• Yes, the question is pretty subjective but I want to hear different opinions and experiences so thanks for your reply. I live on a small island in Greece so I don't think there's a lot i can do on local networking. Would you recommend anything else besides these 2 platforms? – DuckHunterZx Jun 5 at 8:12
  • Well, that's kind of the thing. If I wanted to be a 5 star chef I could never do that effectively in a small town. I would need to live in a mid-sized area with enough people to warrant the need for a chef of that stature. There are some professions which are not geared toward success in very small towns. But, with that being posted, success is relative. What is more than enough for some is woefully lacking to others. So really, where you want to go, career wise, all depends upon you and may mean there would be a need to relocate. You are rarely obligated to stay where you are born. – Scott Jun 6 at 17:43
  • It is possible to make some money on the crowdsourcing sites with enough patience and effort. But, in my opinion, you can't really grow a "business" based solely upon those sites. It seems to me, their users are always "chasing" the next paycheck rather it coming to them. – Scott Jun 6 at 17:44

I've a thought which may well already have occurred to you, but nonetheless:

Create a presence on sites like Behance, ArtStation, Deviant Art, Dribble, UI Movement, UX Planet, even Medium - but... especially for VFX and compositing, I'd look at ArtStation.

Self-assign projects: make them reasonably realistic in terms of final deliverables expectations, timelines, and available initial resources - then actually go through the whole process for each one, including all the intermediate steps - and when reviewing, be critical and give yourself realistic edits and revisions. Post the results as "self-commissioned" work - if the in-process docs are good enough, include them in your posting.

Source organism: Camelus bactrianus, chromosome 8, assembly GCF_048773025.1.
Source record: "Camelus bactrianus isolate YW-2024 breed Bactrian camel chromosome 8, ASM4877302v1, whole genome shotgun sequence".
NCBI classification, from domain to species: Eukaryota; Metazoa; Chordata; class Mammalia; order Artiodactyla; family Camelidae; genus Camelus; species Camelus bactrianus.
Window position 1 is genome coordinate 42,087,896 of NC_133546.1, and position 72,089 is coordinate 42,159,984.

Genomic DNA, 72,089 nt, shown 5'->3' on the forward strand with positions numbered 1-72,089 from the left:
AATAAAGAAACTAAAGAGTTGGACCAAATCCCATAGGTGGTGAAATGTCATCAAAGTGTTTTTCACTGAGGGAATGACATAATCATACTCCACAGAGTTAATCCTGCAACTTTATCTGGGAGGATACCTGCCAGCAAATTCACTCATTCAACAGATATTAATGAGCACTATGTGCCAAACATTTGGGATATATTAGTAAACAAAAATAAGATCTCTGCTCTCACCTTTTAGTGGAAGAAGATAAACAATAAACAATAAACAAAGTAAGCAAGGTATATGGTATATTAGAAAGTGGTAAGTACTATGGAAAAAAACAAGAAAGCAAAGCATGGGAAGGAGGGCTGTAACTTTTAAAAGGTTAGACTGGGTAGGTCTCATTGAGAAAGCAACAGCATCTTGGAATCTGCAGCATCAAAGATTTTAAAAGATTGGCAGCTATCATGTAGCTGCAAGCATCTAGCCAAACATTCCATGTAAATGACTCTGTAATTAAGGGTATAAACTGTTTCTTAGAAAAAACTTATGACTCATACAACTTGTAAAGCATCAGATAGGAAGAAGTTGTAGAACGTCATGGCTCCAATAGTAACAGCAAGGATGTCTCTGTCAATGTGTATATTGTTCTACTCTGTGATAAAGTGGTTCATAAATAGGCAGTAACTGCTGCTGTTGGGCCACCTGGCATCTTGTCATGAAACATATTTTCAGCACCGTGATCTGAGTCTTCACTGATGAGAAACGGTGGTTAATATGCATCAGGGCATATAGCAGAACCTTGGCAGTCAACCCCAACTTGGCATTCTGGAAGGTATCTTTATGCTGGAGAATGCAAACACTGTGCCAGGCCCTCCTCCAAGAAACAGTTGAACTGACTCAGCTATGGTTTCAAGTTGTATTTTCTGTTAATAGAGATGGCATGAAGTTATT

This not only gives you portfolio pieces to show, it gets you comfortable with your proposed process and pipeline, and even allows you a window into what your client's experience will be like with your currently-proposed process - and also gives you a shakedown OF that process, allowing you to optimise it without the post-mortem involving the "lesson-learned" of "I lost a valuable client who will never return" - which many of us faced early in our career paths, and is never an easy one to accept.

On ArtStation often creatives will collaborate on self-commissioned works, and as many are 3D modelers or renderers, you could well do some collaborative work where you are the final compositor for some short, but innovative piece - then you both end up with portfolio quality pieces and more experience with collaborating and the inevitable technical hurdles that encompasses - and again, without putting a paying client in the non-academic-world learning-curve grinder, this is a win-win.

Hope this helps.

Not the answer you're looking for? Browse other questions tagged or ask your own question.